Cognitive and Behavioral Predictors of Light Therapy Use

University of Granada, Spain
PLoS ONE (Impact Factor: 3.23). 06/2012; 7(6):e39275. DOI: 10.1371/journal.pone.0039275
Source: PubMed


Although light therapy is effective in the treatment of seasonal affective disorder (SAD) and other mood disorders, only 53-79% of individuals with SAD meet remission criteria after light therapy. Perhaps more importantly, only 12-41% of individuals with SAD continue to use the treatment even after a previous winter of successful treatment.
Participants completed surveys regarding (1) social, cognitive, and behavioral variables used to evaluate treatment adherence for other health-related issues, expectations and credibility of light therapy, (2) a depression symptoms scale, and (3) self-reported light therapy use.
Individuals age 18 or older responded (n = 40), all reporting having been diagnosed with a mood disorder for which light therapy is indicated. Social support and self-efficacy scores were predictive of light therapy use (p's<.05).
The findings suggest that testing social support and self-efficacy in a diagnosed patient population may identify factors related to the decision to use light therapy. Treatments that impact social support and self-efficacy may improve treatment response to light therapy in SAD.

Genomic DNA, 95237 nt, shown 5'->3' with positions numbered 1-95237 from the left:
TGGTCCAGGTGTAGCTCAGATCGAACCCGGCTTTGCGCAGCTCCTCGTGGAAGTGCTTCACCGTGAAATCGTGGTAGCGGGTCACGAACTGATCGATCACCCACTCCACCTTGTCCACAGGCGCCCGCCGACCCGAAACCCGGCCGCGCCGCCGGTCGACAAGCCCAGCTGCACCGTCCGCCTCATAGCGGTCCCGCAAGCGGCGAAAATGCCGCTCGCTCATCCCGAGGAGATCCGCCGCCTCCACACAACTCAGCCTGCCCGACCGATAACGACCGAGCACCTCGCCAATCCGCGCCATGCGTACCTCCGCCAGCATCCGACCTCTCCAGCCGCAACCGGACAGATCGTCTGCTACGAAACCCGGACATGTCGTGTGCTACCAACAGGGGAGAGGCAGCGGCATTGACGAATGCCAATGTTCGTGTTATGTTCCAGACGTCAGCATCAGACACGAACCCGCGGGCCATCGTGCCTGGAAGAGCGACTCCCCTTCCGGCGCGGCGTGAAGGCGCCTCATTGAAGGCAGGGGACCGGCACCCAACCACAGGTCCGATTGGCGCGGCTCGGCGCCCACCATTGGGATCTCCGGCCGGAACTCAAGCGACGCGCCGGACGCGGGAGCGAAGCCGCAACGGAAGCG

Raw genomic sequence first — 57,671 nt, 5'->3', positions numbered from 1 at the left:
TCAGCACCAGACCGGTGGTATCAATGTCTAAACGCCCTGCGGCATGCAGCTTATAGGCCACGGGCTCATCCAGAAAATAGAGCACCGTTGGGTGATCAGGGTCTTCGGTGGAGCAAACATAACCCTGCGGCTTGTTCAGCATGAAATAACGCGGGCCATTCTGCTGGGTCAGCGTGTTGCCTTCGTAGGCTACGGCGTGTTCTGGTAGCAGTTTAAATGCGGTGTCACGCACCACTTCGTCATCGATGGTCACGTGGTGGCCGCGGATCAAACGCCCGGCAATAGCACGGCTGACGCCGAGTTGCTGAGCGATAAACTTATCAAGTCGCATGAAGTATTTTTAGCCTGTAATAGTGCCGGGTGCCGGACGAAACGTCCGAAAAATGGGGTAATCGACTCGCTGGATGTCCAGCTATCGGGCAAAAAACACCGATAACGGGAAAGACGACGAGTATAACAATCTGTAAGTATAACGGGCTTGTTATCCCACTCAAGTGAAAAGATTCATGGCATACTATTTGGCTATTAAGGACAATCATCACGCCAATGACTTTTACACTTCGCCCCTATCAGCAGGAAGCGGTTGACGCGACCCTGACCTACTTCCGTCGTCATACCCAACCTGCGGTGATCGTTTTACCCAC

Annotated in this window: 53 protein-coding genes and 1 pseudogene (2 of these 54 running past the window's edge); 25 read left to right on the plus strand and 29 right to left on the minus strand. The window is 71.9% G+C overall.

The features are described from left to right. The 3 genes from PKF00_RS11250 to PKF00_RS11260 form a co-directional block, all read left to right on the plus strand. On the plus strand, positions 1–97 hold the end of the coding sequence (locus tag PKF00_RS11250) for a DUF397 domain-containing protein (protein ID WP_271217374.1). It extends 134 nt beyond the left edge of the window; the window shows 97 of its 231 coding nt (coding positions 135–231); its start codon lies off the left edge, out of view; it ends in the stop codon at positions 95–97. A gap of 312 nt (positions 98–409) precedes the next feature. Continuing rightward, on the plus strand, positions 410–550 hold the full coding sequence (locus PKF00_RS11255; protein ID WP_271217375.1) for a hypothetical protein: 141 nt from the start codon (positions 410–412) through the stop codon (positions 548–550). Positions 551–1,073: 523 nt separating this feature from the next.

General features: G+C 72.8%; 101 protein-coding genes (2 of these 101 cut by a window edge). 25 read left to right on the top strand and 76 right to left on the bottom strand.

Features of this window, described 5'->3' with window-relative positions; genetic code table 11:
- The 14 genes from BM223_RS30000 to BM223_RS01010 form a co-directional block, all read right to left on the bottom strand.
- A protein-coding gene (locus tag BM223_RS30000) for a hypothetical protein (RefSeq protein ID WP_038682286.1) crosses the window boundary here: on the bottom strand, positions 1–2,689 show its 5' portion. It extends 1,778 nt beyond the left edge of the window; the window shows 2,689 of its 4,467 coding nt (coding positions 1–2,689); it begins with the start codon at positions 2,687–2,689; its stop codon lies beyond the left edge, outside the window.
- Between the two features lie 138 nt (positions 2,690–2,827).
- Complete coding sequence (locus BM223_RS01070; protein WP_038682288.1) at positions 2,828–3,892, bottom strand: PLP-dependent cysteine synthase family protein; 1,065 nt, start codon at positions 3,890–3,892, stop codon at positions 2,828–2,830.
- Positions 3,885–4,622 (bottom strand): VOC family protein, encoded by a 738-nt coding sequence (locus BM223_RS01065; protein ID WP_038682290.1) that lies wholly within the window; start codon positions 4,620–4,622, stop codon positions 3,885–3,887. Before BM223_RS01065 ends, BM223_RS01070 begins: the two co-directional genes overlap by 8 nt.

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    ABSTRACT: Low serum 25-hydroxyvitamin D levels (25(OH)D) have been associated with a higher likelihood of seasonal affective disorder (SAD) and poor mental well-being, yet firm evidence for either remains lacking. Thus, vitamin D supplementation may alleviate symptoms associated with SAD. This study was a randomized, single-centre, double-blind, placebo-controlled trial including healthcare professionals employed in psychiatric and somatic hospitals. 3345 healthcare professionals were invited to participate, 50 participants were screened, and 34 were able to complete the study. The main inclusion criterion was 8 points or more on question no. 2 of the Seasonal Pattern Assessment Questionnaire (SPAQ-SAD). During a 3-month period, the participants received a daily dose of 70 μg vitamin D or placebo. The primary outcome was the sum of the self-reported questionnaire Structured Interview Guide for the Hamilton Depression Rating Scale, Seasonal Affective Disorders (SIGH-SAD). The secondary outcome was World Health Organization-Five Well-Being Index (WHO-5) of the healthcare professionals during the winter period and the exploratory outcome measures were weight, waist circumference, blood pressure, absenteeism from work and 25(OH)D. There were no significant between-group differences in SIGH–SAD sums at 12 weeks (p = 0.7 (CI: - 3.27 to 4.81)). However, there was a significant improvement of primary SIGH-SAD over time from inclusion (autumn-winter) to the completion of the study (winter-spring) for all participants. The secondary and exploratory outcome measures were all insignificant between groups. The sums of the SIGH–SAD at 12 weeks were not significantly different [p = 0.701 (CI: 4.81–3.27)] between the groups. There was, however, a significant improvement in primary SIGH-SAD sums over time from inclusion (autumn-winter) to the completion of the study (winter-spring) in both groups. The secondary and explorative outcome measures were not significantly different between groups. There were no significant between-group differences in the primary (SIGH-SAD) and secondary (WH0-5) as well as the exploratory outcome measures (weight, waist circumference, blood pressure, absenteeism from work and 25(OH)D. Thus, the study failed to demonstrate an effect of vitamin D on SAD symptoms, but our findings may be limited by confounders. Furthermore, the study was underpowered and did not allow us to assess the ability of vitamin D to improve mood in those with low 25(OH)D. Trial registration ( registration number: NCT01462058).
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